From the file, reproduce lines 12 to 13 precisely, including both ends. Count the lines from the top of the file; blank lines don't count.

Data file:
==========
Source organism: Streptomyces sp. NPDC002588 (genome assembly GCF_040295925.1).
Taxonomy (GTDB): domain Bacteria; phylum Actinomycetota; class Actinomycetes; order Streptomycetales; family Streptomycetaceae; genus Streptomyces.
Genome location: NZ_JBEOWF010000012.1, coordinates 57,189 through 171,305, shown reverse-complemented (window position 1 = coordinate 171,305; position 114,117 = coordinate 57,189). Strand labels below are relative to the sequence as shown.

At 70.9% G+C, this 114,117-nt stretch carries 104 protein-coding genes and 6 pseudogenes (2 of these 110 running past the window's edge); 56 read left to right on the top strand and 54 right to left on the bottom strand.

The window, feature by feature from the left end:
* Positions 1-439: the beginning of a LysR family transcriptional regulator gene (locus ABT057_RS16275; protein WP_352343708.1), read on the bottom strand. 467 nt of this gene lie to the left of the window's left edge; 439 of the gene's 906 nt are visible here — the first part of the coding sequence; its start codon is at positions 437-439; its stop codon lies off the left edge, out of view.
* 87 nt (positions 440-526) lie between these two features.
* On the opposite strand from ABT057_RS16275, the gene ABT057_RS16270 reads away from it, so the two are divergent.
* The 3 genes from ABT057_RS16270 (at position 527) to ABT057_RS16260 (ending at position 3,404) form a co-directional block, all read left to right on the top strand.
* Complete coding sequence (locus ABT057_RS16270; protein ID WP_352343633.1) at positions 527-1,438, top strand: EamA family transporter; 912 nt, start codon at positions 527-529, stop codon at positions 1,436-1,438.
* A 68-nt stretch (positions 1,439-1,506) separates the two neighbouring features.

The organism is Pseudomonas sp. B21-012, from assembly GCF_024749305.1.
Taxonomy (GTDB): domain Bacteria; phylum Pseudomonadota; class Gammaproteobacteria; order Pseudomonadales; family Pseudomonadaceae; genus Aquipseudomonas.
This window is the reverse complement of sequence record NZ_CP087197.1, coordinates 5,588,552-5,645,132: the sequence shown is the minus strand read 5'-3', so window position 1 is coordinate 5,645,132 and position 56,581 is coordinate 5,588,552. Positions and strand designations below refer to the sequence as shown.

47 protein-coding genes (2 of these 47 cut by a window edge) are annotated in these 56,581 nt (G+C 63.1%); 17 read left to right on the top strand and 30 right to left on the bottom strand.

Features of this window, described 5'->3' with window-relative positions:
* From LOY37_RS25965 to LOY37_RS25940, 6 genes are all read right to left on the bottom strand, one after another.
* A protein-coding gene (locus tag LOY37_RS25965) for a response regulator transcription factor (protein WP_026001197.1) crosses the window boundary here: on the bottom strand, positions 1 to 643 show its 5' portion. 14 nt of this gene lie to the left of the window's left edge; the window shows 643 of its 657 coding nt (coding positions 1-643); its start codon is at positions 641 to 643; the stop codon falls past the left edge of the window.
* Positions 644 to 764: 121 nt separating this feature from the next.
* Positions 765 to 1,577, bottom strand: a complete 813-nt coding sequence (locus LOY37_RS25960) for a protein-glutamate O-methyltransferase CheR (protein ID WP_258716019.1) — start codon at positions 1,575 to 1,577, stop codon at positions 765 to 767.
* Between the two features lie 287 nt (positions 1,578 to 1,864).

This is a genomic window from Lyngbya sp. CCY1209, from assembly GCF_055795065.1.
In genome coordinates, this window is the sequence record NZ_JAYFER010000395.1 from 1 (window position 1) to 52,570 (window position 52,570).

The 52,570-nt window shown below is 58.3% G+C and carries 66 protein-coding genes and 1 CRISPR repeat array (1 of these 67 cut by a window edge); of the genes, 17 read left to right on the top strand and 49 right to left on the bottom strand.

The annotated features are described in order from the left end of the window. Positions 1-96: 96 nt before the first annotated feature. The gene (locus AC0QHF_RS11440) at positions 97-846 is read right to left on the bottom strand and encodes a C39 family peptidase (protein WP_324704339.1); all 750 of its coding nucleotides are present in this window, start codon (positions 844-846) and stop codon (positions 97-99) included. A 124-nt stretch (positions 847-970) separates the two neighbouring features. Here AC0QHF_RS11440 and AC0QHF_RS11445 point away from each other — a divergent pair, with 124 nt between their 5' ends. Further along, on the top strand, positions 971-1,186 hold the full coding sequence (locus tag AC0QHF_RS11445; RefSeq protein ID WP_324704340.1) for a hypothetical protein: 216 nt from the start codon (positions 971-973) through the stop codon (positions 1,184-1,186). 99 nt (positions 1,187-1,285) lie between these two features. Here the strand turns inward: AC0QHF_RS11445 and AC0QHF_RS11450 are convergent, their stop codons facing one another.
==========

The organism is Pseudomonas sp. B21-012, from assembly GCF_024749305.1.
Taxonomy (GTDB): domain Bacteria; phylum Pseudomonadota; class Gammaproteobacteria; order Pseudomonadales; family Pseudomonadaceae; genus Aquipseudomonas.